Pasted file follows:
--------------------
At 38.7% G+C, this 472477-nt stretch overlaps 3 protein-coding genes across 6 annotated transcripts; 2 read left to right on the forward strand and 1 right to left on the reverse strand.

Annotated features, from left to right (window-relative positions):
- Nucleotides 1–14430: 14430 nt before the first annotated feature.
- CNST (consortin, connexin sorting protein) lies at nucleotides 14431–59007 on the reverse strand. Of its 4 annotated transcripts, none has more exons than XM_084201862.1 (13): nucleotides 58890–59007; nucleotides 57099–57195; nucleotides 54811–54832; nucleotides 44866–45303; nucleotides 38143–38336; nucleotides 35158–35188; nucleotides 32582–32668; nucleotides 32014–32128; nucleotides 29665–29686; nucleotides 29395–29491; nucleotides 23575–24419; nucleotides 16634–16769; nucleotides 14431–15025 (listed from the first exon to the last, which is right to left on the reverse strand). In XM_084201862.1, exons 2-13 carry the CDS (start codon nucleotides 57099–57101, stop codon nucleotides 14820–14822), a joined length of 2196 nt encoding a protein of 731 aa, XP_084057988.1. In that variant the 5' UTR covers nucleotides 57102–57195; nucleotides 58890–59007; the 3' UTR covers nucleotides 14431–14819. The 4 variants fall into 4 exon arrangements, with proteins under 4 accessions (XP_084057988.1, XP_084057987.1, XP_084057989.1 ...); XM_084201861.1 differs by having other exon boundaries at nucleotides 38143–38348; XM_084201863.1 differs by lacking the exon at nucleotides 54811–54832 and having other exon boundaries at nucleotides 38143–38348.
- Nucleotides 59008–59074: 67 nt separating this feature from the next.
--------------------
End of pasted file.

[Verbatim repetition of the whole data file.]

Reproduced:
At 38.7% G+C, this 472477-nt stretch overlaps 3 protein-coding genes across 6 annotated transcripts; 2 read left to right on the forward strand and 1 right to left on the reverse strand.

Annotated features, from left to right (window-relative positions):
- Nucleotides 1–14430: 14430 nt before the first annotated feature.
- CNST (consortin, connexin sorting protein) lies at nucleotides 14431–59007 on the reverse strand. Of its 4 annotated transcripts, none has more exons than XM_084201862.1 (13): nucleotides 58890–59007; nucleotides 57099–57195; nucleotides 54811–54832; nucleotides 44866–45303; nucleotides 38143–38336; nucleotides 35158–35188; nucleotides 32582–32668; nucleotides 32014–32128; nucleotides 29665–29686; nucleotides 29395–29491; nucleotides 23575–24419; nucleotides 16634–16769; nucleotides 14431–15025 (listed from the first exon to the last, which is right to left on the reverse strand). In XM_084201862.1, exons 2-13 carry the CDS (start codon nucleotides 57099–57101, stop codon nucleotides 14820–14822), a joined length of 2196 nt encoding a protein of 731 aa, XP_084057988.1. In that variant the 5' UTR covers nucleotides 57102–57195; nucleotides 58890–59007; the 3' UTR covers nucleotides 14431–14819. The 4 variants fall into 4 exon arrangements, with proteins under 4 accessions (XP_084057988.1, XP_084057987.1, XP_084057989.1 ...); XM_084201861.1 differs by having other exon boundaries at nucleotides 38143–38348; XM_084201863.1 differs by lacking the exon at nucleotides 54811–54832 and having other exon boundaries at nucleotides 38143–38348.
- Nucleotides 59008–59074: 67 nt separating this feature from the next.